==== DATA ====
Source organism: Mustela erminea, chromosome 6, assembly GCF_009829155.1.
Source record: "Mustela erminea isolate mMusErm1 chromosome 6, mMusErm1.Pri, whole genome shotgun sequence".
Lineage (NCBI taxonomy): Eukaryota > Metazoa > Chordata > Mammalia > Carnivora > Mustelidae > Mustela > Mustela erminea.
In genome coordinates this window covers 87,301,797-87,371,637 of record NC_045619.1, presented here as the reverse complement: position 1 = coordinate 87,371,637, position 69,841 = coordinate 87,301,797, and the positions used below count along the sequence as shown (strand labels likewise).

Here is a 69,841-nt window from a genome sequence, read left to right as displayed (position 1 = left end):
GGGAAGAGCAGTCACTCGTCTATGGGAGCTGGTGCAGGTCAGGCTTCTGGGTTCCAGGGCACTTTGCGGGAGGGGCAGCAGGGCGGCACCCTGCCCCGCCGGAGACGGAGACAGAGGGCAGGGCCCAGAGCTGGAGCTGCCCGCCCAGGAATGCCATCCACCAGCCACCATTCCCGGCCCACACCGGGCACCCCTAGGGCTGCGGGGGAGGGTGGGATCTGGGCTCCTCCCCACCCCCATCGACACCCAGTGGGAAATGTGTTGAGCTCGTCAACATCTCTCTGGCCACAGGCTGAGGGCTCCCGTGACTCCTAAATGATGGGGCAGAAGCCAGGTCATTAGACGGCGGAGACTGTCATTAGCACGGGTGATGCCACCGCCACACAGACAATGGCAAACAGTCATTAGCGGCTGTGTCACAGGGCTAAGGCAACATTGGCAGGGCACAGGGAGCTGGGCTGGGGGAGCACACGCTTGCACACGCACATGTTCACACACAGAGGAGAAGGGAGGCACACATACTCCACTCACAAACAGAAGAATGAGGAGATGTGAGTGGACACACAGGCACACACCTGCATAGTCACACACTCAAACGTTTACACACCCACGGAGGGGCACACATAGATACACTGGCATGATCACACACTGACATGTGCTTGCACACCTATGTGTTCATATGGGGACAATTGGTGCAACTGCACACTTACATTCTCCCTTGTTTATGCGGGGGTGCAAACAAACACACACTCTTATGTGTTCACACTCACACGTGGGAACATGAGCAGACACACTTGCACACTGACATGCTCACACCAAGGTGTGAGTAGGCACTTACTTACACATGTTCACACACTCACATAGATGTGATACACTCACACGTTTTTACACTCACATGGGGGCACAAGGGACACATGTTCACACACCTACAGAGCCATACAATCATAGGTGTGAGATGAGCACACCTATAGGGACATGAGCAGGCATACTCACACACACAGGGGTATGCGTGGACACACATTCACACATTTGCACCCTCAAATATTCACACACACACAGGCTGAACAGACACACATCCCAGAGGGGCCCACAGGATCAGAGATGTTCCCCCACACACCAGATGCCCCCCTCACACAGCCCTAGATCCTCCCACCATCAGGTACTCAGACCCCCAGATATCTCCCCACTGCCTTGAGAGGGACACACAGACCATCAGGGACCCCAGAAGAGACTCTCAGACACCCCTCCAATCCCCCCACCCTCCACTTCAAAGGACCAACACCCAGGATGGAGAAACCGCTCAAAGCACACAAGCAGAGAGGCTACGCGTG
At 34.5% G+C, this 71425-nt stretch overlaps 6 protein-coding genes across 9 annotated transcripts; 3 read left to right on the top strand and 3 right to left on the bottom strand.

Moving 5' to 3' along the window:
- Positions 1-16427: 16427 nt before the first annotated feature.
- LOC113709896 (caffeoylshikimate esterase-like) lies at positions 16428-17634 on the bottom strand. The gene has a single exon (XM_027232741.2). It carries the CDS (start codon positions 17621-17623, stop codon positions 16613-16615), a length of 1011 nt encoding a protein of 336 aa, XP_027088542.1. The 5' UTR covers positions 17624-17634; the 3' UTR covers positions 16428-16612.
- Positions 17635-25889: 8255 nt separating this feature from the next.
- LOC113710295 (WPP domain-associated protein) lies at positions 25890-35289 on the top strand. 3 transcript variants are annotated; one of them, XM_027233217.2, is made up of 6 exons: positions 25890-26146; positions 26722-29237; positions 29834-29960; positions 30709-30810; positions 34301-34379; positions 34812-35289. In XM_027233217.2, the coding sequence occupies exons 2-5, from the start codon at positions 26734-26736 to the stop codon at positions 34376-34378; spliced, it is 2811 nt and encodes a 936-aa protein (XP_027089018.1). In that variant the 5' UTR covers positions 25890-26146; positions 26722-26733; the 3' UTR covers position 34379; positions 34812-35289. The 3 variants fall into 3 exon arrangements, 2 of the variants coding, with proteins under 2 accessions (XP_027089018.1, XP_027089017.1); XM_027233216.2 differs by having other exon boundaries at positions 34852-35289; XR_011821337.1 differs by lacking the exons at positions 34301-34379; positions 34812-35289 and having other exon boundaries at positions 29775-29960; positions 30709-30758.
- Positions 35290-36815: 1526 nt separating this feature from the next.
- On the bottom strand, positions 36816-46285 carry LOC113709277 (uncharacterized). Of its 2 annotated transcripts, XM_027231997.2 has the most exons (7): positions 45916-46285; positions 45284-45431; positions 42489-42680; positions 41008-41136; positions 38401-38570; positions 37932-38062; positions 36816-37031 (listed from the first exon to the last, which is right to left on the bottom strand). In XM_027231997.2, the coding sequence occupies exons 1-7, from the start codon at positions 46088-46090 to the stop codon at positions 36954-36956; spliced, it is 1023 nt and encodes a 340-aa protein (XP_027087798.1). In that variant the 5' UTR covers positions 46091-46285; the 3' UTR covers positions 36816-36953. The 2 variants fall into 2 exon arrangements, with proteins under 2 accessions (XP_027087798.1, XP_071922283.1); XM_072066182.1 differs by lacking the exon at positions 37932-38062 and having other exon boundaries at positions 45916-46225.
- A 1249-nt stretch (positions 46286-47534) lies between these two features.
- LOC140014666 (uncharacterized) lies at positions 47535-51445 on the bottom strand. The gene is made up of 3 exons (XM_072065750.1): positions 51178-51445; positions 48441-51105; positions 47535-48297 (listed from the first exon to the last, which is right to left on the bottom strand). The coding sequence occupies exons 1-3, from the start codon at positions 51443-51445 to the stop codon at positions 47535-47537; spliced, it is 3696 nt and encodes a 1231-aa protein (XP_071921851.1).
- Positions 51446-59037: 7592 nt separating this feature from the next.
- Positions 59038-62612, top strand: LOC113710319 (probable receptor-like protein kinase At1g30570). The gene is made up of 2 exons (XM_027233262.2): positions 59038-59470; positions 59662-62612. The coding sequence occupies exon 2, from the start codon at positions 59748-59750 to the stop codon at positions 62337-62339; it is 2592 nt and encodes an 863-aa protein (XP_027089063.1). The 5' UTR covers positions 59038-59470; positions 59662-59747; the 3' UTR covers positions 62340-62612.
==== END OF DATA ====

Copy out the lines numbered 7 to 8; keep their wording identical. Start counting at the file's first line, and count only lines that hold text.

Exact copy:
At 34.5% G+C, this 71425-nt stretch overlaps 6 protein-coding genes across 9 annotated transcripts; 3 read left to right on the top strand and 3 right to left on the bottom strand.

Moving 5' to 3' along the window: